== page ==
Establishing the Difference Between Love & Sex

Posted on January 18, 2011. Filed under: Lifestyles, Psychology |


Let’s talk about the difference between love and sex. This is an issue, it seems, for women of all ages.  It may or may not be an issue for men.  It is an especially big issue for women who did not experience healthy love and affection while growing up, and for those who may not feel good about themselves.

Love to a woman is like sunlight to a plant. She basks in the warmth. Unfortunately, when a young woman begins to date, it is very difficult to experience the love and warmth from a partner without sexual feelings coming up. Such feelings are natural, but a woman can mistake the feelings of sexual attraction from her partner for feelings of love, respect and caring, which are what she really wants. He’s attracted to her, so she feels attractive. He says he loves her, so she feels loved. If she doesn’t feel attractive and lovable in her own mind, then she depends on him for these feelings, and doesn’t want to risk losing him.

So if he wants sex, she feels like she must give that, but may end up feeling sexually desirable, but not necessarily loved  the way she wants to feel loved. She may find herself wanting more with him. She wants more communication, more closeness, more intimacy. It may seem that the only way she can get close to that, is through sex. He doesn’t necessarily want those other things, but he does want sex. So for a while she’s happy to have a lover because it makes her feel really close to someone, and he’s happy with the sex.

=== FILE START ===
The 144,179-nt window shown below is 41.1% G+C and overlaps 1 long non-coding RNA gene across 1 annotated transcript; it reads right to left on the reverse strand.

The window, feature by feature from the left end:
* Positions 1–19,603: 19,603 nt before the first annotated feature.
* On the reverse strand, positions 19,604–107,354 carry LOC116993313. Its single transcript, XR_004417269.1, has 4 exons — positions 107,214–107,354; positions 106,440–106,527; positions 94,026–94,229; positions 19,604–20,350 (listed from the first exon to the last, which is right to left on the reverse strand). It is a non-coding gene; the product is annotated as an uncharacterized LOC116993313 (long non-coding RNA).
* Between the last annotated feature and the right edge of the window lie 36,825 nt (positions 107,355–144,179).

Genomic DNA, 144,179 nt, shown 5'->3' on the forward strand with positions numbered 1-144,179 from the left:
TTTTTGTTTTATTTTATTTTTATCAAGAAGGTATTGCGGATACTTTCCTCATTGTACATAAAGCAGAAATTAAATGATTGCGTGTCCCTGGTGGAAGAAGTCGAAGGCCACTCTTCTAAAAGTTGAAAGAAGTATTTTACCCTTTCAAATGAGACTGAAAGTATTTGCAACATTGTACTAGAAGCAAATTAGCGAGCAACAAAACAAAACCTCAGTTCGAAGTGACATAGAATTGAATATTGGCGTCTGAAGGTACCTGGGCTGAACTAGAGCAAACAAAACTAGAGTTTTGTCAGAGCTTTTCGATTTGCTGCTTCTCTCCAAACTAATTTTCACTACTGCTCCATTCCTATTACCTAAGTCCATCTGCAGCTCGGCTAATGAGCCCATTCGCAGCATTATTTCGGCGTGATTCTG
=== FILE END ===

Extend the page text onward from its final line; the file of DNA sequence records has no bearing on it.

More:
But in time she sees that this isn’t enough for her. She tries to get him to give more, and he might try, or maybe he gets annoyed, but either way she’s still not getting what she really needs. She may even begin to feel used. This is a common cycle that repeats again and again as each new generation reaches sexual maturity.

Experience is a good teacher, but it has its price. Better to develop a relationship first, and feel that closeness, that intimacy, that deep caring that has nothing to do with sex. Better to know that he loves you for your personality, your spirit. Best to get to know him very well, and when you love everything about him, respect him, trust him and consider him your best friend, then, and only then should you seriously consider sexual involvement. And only if you feel wise, responsible and safe.

Gwen Randall-Young is an author and award-winning Psychotherapist.  For permission to reprint this article, or to obtain books or cds, visit http://www.gwen.ca

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